Coal Whistleblower FAQ

Whistleblower laws can protect and reward whistleblowers with knowledge of fraud in the coal industry.

Published on May 31, 2020

Q: Which whistleblower laws apply to whistleblowers in the coal mining and utilities industries?

A: There is a large framework of U.S. laws that address many of the likely frauds in the coal industry.

The federal False Claims Act and state False Claims Acts allows whistleblowers to report fraud in government programs or contracts or fraud that prevents the government from collecting what it is owed, such as royalty payments. The Dodd-Frank Act allows whistleblowers to report securities and commodities fraud, the Foreign Corrupt Practices Act allows whistleblowers to report bribery or corruption, and the IRS Whistleblower Law allows whistleblowers to report tax fraud.

The U.S. Federal Mine Safety and Health Act also contains one of the first federal whistleblower protection provisions, and many environmental laws also have special provisions related to corporate whistleblowers. These include the Endangered Species, Clean Air, Toxic Substances, Clean Water, Atomic Energy, Solid Waste, Safe Drinking Water, and Superfund Acts.

Q: Who can qualify as a whistleblower?

A: Whistleblowers do not necessarily need to be employed at the company they are filing a complaint about. Many whistleblower laws only require that an individual or entity have original information about fraud. This can include both insider (nonpublic) information and original analysis of public information. Under some whistleblower laws, including the False Claims Act, non-governmental organizations can also qualify whistleblowers.

Q: Can non-U.S. citizens qualify as whistleblowers?

A: Yes. Under multiple whistleblower laws, such as the Dodd-Frank Act and the Foreign Corrupt Practices Act, eligibility and rewards do not depend on U.S. citizenship.

Q: Can U.S. whistleblower laws apply to non-U.S. companies?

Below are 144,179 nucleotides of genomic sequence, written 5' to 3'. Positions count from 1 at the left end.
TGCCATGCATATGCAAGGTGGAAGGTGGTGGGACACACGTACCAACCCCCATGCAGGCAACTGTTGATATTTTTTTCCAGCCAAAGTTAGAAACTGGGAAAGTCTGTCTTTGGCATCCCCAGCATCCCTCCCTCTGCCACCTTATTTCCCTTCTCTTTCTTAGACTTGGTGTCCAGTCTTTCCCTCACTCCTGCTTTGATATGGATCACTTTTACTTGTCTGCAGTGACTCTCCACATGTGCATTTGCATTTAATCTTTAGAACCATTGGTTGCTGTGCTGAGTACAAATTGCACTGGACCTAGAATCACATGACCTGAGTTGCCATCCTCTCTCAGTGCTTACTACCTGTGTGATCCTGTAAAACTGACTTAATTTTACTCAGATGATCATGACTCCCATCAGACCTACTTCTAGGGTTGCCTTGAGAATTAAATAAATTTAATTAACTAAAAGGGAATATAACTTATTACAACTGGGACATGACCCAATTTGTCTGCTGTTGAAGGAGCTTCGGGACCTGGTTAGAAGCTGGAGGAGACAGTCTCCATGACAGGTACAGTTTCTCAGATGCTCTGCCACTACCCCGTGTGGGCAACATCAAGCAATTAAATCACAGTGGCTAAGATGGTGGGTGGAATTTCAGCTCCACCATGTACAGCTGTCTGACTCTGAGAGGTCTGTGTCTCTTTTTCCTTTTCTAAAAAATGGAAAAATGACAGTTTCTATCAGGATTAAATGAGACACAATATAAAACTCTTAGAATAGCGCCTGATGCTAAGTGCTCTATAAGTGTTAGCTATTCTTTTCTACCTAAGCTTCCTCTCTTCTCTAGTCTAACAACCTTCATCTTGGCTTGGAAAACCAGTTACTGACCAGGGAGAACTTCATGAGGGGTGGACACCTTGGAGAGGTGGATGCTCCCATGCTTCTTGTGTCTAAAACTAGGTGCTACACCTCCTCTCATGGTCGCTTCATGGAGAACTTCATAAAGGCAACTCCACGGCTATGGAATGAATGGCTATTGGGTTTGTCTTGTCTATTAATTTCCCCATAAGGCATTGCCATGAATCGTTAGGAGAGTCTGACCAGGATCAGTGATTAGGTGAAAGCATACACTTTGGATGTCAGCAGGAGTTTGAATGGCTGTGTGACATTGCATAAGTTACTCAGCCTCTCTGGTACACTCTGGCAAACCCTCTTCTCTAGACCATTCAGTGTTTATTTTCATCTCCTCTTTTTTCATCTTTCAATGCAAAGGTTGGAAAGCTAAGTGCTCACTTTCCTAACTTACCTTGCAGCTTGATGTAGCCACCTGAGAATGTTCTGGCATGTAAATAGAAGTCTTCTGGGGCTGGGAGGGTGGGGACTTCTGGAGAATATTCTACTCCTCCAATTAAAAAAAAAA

A: Yes. Many U.S. whistleblower laws have global reach. For example, the Dodd-Frank Act applies to all publicly-traded companies, regardless of their country of incorporation or operation and includes that company’s subsidiaries. The scope of the Foreign Corrupt Practices Act also includes foreign public companies listed on stock exchanges in the United States or companies that are required to file periodic reports with the SEC and their subsidiaries and personnel, as well as foreign entities and agents.

Q: Can coal employees use whistleblower laws to report safety and health issues?

A: Yes. For employees at U.S. companies, the employee-protection provision of the Federal Mine Safety and Health Act protects miners, their representatives, and applicants for employment from retaliation for engaging in safety and/or health-related activities or refusing to engage in unsafe acts.

Through the False Claims Act, whistleblowers can also report companies who mislead the government about their emergency preparedness. The Dodd-Frank Act allows whistleblowers to report publicly-listed companies who mislead investors about health and safety practices, policies, and results or to report companies who mislead investors about risks that could affect share value, such as the risk of dam failure or the extent of resulting environmental liabilities.